Opinions

On Busyness

It was a Saturday night, and I had once again exiled myself to an academic building to finish my never-ending U.S. Foreign Policy readings. A rare day off from school had once again been spoiled by the colossal amount of homework that tends to accumulate with increased voracity as the semester continues.

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At the 5Cs, and surely at other elite colleges, there exists a pervasive culture of busyness. Between classes, extracurricular activities, and whatever remaining time we can salvage for our social lives, most of us remain constantly busy. The other day, a friend remarked that he was so busy he “has to set an alarm seven days a week.” As a sophomore, it’s been alarming to see how markedly busier my classmates and I are in comparison to last year. Introductory classes have made way for their more rigorous upper-level cousins, and one’s stint as a member of a certain organization has, as a sophomore, become a more time-consuming leadership role.  

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Even at Pomona College, where students are vocally proud of their lack of professional focus, I feel that the busyness culture boils down to an insatiable drive for achievement. Pomona students can’t get enough of achievement, be it in the form of grades, research grants, or leadership positions. As students of an elite college, this high level of achievement is precisely what is expected of us. Honestly, I don’t think I would have attended Pomona had there not been a vibrant culture of achievement. The achievement culture at Pomona—and by association the busyness culture—is an integral component of who we are as students and who we attempt to become post-graduation.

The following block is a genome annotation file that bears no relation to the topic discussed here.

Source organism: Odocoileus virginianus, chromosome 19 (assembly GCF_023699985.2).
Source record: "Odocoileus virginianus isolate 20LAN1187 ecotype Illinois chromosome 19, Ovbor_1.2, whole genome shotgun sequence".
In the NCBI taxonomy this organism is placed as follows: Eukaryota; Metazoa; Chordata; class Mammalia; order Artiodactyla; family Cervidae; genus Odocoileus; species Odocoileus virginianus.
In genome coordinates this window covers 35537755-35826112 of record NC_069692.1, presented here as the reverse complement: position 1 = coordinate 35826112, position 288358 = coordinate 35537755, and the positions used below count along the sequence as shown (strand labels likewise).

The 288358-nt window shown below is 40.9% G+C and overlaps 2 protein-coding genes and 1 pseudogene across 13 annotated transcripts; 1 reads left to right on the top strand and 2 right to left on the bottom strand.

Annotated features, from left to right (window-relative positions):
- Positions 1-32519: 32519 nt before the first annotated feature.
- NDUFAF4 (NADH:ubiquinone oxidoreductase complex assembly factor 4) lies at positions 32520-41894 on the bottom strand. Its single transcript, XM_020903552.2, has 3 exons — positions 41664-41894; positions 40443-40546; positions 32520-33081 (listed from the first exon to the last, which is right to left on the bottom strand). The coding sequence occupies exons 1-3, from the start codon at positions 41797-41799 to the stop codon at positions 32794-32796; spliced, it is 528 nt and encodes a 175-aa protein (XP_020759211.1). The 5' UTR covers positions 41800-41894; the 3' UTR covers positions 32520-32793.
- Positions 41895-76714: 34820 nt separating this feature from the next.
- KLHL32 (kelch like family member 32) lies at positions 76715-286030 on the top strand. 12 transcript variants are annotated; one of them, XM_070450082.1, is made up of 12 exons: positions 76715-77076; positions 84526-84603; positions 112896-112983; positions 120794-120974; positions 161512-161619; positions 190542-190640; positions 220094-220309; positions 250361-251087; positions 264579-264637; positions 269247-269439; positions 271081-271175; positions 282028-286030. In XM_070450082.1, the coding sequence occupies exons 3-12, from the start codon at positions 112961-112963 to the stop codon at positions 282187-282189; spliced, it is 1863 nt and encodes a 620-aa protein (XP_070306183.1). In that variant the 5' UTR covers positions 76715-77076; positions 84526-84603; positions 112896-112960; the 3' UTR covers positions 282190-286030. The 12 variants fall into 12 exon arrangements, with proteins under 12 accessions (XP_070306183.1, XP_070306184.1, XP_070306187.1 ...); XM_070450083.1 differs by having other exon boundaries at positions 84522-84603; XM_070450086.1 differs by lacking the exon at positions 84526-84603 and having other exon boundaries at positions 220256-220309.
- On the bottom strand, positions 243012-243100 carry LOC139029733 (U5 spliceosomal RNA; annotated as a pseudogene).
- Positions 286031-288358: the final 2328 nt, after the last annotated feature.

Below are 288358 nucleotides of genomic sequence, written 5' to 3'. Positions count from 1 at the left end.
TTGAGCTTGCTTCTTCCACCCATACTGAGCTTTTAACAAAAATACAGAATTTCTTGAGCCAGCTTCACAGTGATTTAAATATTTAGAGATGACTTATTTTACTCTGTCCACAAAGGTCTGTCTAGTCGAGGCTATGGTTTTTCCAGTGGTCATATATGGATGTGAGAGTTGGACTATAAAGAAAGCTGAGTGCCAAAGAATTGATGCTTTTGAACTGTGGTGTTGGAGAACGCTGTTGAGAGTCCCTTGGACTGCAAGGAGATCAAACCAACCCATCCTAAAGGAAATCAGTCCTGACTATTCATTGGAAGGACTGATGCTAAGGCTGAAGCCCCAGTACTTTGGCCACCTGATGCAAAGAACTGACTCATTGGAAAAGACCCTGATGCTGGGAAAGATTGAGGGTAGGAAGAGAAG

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That being said, I wish more people would recognize how deleterious this culture can be. By inundating our lives with activities and remaining perpetually busy, I worry that we only serve to disadvantage ourselves and prevent the type of experiences worth remembering decades from now.  

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The health effects of busyness culture cannot be avoided. Stress and anxiety seem to be the perpetual state of students on campus, at least on any given weekday. In the midst of a particularly stressful week recently riddled by a slew of midterms and deadlines, I became so stressed that for a few minutes I was incapable of doing any work. I suspect that I am far from the only one. Professor Nicole Weekes of Pomona’s neuroscience department gave a harrowing guest lecture in my psychology class last month. Citing studies done on rats, she conveyed the idea that stress can compromise our immune systems and decrease our quality of life. The stress that is a result of constant academic work and other external obligations inevitably leaves us worse off in terms of both physical and mental health.

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These effects are only compounded by a lack of sleep. It’s quite rare to find a student who sleeps the recommended eight hours per night. Instead, most of us resort to caffeine to mitigate our sleep deprivation as we chug through our homework into the pre-dawn stages of the early morning.